Assassin - Patricia Finney

This is the first of "The Lady Grace mysteries, from the daybookes of Lady Grace Cavendish" and I found it to be a delightful story, even if it was about murder. Lady Grace is an orphan girl, favorite maid to Queen Elizabeth I whose mother died accidentally when someone attempted to kill the Queen.

Grace, at thirteen, must choose her betrothed at the Valentine's ball, and so she does. But when one of the other suitors is found murdered and the man she has chosen is accused, Grace decides she must act to save him. She and two friends, with the secret permission of the Queen, engage in some very tricky sleuthing, getting themselves into more than a few close scrapes along the way. Ultimately, of course, Grace and her friends do discover the villain and he is brought to justice by the Queen. Grace also receives some justice in the end, which I was happy to see.

This is an exciting and interesting historical fiction narrative that I think both girls and boys would enjoy. This is the first in a series which is written, interestingly, by more then one author. The first three books are written by Patricia Finney, but then books four and five are written by other people - sort of like the Nancy Drew and Hardy Boys books. I'm interested to read the different authors and see if I can tell a difference between them.

Mountains Beyond Mountains - Tracy Kidder

the subtitle of this book is "The Quest of Dr. Paul Farmer, a Man Who Would Cure the World." This is the story of an incredibly gifted man who chooses to use his knowledge and skills to fight for some of the poorest people on earth, primarily in Haiti, but also in Peru, Russia, Cuba, and, ultimately, all over the world. Dr. Paul Farmer is a Harvard medical school graduate and professor who has founded a charity called Partners in Health (PIH). His speciality is infectious diseases, especially TB and AIDS, prevalent problems in many parts of the world which, with aggressive care and appropriate drugs can be cured. And yet many agencies, governments, corporations, people are unwilling to put resources toward fighting these diseases in poor regions. The commitment and dedication Farmer has for his work is unflagging, uncommon, and incredibly inspiring. I found myself wanting to quit my job and join the Peace Corps or something as I read it. It is an amazing story and I highly recommend it to high school students and adults. If you want to be inspired by someone who lives his passion and is doing incredible things for impoverished people all over the world, you must read this biography of Dr. Paul Farmer by Pulitzer Prize winning author Tracy Kidder. Available at Multnomah County libraries.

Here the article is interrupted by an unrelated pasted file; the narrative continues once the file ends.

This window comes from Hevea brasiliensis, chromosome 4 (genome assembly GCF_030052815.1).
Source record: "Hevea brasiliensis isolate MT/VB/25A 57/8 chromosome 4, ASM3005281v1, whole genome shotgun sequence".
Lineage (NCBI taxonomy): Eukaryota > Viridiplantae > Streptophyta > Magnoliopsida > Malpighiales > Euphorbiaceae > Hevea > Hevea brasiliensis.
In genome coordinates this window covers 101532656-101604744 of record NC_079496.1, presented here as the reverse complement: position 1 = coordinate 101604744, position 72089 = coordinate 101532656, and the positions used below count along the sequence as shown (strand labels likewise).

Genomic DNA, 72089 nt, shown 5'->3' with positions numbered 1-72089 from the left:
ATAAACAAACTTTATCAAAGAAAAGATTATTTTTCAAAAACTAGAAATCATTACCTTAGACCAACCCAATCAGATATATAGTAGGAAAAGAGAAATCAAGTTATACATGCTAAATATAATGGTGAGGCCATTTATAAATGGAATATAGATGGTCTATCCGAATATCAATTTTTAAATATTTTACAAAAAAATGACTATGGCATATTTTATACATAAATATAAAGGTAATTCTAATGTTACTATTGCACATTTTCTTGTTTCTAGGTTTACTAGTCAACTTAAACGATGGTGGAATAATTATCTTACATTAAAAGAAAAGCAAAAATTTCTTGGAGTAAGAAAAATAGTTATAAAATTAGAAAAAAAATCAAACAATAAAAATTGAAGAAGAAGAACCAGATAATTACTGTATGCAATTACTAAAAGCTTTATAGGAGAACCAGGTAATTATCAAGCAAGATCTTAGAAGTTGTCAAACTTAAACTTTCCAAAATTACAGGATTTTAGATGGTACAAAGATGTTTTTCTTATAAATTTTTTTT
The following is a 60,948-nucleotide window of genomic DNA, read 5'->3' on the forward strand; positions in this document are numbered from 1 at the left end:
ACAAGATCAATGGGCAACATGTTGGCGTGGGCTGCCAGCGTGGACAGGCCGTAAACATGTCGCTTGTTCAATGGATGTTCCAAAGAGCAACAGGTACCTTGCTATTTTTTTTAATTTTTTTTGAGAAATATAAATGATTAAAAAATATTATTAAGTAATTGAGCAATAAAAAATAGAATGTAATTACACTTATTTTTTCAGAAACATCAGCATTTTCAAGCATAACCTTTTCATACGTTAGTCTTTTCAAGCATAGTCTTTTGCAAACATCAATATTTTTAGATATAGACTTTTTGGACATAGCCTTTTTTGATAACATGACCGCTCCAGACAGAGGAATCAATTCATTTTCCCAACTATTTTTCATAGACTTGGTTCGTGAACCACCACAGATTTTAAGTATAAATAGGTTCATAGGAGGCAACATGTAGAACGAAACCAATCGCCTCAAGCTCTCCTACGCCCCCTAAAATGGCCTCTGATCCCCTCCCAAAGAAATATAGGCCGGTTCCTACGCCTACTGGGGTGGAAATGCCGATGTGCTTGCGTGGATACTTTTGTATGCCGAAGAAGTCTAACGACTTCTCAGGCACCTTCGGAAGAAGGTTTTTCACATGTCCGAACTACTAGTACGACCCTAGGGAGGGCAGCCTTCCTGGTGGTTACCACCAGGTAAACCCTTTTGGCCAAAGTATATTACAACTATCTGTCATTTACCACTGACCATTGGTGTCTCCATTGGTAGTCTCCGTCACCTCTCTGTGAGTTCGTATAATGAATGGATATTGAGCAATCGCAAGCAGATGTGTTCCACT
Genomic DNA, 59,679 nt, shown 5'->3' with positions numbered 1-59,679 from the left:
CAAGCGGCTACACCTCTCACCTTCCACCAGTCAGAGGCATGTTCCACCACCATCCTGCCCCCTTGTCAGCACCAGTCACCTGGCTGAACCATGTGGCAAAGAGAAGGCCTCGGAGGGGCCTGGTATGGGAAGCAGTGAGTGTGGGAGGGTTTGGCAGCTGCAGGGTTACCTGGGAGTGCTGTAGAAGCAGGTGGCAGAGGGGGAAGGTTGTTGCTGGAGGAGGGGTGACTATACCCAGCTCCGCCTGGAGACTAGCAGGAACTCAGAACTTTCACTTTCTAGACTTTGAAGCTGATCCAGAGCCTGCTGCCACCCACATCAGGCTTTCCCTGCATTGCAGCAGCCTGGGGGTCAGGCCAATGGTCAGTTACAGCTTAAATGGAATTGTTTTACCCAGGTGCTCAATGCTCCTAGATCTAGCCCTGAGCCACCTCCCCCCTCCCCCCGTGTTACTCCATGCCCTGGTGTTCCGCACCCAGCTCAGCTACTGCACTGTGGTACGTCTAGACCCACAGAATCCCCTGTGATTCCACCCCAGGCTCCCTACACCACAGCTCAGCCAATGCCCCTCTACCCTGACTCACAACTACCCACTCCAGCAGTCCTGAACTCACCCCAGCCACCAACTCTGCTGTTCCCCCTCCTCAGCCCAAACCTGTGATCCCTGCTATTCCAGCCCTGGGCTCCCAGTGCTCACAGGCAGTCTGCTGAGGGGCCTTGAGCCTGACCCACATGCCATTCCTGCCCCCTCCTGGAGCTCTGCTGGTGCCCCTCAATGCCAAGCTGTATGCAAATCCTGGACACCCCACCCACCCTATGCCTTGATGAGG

Memoirs of an Invisible Man

Well, I haven't made a post here in quite some time because I've been taking a little break from kid books and reading some grown-up books that probably wouldn't be so interesting for kids, but I'll tell a little bit about this one because it dovetails with Things Not Seen. This was a book my book club (yes, FINALLY I joined one) chose, and I was pretty excited that it came along just at the time we were reading about Bobby who had become invisible, like the protagonist in this novel. But I have to say, Bobby's story was SO much better. This novel had too much detail, went on too long, and was just too implausible for me. Yeah, being invisible is impossible, I know, so I should have had a problem with it in Things Not Seen, but I really didn't. But in Memoirs of an Invisible Man a lot of pretty high powered people knew about him and were after him, but for over a year they never captured him. I mean, come on. And there were just too many ridiculous things he did that I couldn't buy. So if you're really fascinated with invisibility, you might try this novel, but otherwise, I really don't recommend it. How often do you hear me say that????

Wednesday, April 04, 2007

Things Not Seen Trivia #16

This is our last Things Not Seen trivia question. Thanks for playing trivia!

When Bobby sneaks into the offices at Sears, how many people does he discover have made a complaint about the blankets, and what does he do once he finds this information?

DUE DATE: April 6

Things Not Seen Trivia #15

This is the second to last Things Not Seen Trivia Question!

What law is Bobby referring to when he tells Alicia “Companies love it when…um…people like you apply for jobs…because they actually have to prove that they try to hire everyone. It’s a federal law or something.”

DUE DATE: April 6

Tuesday, April 03, 2007

Things Not Seen Trivia #14

What company made Bobby’s electric blanket?

DUE DATE: April 5

Monday, April 02, 2007

Things Not Seen Trivia #13

How many hits does Bobby get when he plugs in "invisible people"?

DUE DATE: April 4